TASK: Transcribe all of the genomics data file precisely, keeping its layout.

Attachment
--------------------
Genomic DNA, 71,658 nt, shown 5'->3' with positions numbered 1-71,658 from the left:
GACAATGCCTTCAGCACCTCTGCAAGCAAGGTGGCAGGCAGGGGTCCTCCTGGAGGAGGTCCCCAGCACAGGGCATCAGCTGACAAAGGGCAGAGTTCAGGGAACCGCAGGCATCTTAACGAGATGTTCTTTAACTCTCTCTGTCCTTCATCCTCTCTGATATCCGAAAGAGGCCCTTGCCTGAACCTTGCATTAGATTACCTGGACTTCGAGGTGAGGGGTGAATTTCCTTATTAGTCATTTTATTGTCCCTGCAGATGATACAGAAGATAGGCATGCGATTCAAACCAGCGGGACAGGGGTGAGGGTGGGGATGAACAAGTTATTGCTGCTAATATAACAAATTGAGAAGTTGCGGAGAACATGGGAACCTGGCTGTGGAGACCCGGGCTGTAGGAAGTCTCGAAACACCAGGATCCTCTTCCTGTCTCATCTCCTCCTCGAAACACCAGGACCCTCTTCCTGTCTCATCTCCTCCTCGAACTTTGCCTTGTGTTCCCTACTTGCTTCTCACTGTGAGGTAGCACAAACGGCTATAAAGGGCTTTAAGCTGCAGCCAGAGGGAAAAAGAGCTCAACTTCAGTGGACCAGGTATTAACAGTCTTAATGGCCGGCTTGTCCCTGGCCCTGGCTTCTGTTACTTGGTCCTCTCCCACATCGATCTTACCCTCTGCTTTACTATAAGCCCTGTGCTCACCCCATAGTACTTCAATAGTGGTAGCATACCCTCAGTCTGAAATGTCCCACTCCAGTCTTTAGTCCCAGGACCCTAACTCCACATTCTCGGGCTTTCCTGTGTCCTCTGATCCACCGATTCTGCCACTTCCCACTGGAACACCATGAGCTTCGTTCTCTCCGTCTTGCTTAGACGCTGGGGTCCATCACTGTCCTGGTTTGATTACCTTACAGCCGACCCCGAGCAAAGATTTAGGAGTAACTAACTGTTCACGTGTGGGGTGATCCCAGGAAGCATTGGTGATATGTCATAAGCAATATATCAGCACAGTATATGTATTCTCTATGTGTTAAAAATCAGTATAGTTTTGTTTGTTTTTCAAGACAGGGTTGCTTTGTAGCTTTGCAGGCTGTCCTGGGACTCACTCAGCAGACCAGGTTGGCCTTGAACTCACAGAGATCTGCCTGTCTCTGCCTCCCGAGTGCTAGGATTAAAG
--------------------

Genomic DNA, 71,658 nt, shown 5'->3' with positions numbered 1-71,658 from the left:
GACAATGCCTTCAGCACCTCTGCAAGCAAGGTGGCAGGCAGGGGTCCTCCTGGAGGAGGTCCCCAGCACAGGGCATCAGCTGACAAAGGGCAGAGTTCAGGGAACCGCAGGCATCTTAACGAGATGTTCTTTAACTCTCTCTGTCCTTCATCCTCTCTGATATCCGAAAGAGGCCCTTGCCTGAACCTTGCATTAGATTACCTGGACTTCGAGGTGAGGGGTGAATTTCCTTATTAGTCATTTTATTGTCCCTGCAGATGATACAGAAGATAGGCATGCGATTCAAACCAGCGGGACAGGGGTGAGGGTGGGGATGAACAAGTTATTGCTGCTAATATAACAAATTGAGAAGTTGCGGAGAACATGGGAACCTGGCTGTGGAGACCCGGGCTGTAGGAAGTCTCGAAACACCAGGATCCTCTTCCTGTCTCATCTCCTCCTCGAAACACCAGGACCCTCTTCCTGTCTCATCTCCTCCTCGAACTTTGCCTTGTGTTCCCTACTTGCTTCTCACTGTGAGGTAGCACAAACGGCTATAAAGGGCTTTAAGCTGCAGCCAGAGGGAAAAAGAGCTCAACTTCAGTGGACCAGGTATTAACAGTCTTAATGGCCGGCTTGTCCCTGGCCCTGGCTTCTGTTACTTGGTCCTCTCCCACATCGATCTTACCCTCTGCTTTACTATAAGCCCTGTGCTCACCCCATAGTACTTCAATAGTGGTAGCATACCCTCAGTCTGAAATGTCCCACTCCAGTCTTTAGTCCCAGGACCCTAACTCCACATTCTCGGGCTTTCCTGTGTCCTCTGATCCACCGATTCTGCCACTTCCCACTGGAACACCATGAGCTTCGTTCTCTCCGTCTTGCTTAGACGCTGGGGTCCATCACTGTCCTGGTTTGATTACCTTACAGCCGACCCCGAGCAAAGATTTAGGAGTAACTAACTGTTCACGTGTGGGGTGATCCCAGGAAGCATTGGTGATATGTCATAAGCAATATATCAGCACAGTATATGTATTCTCTATGTGTTAAAAATCAGTATAGTTTTGTTTGTTTTTCAAGACAGGGTTGCTTTGTAGCTTTGCAGGCTGTCCTGGGACTCACTCAGCAGACCAGGTTGGCCTTGAACTCACAGAGATCTGCCTGTCTCTGCCTCCCGAGTGCTAGGATTAAAG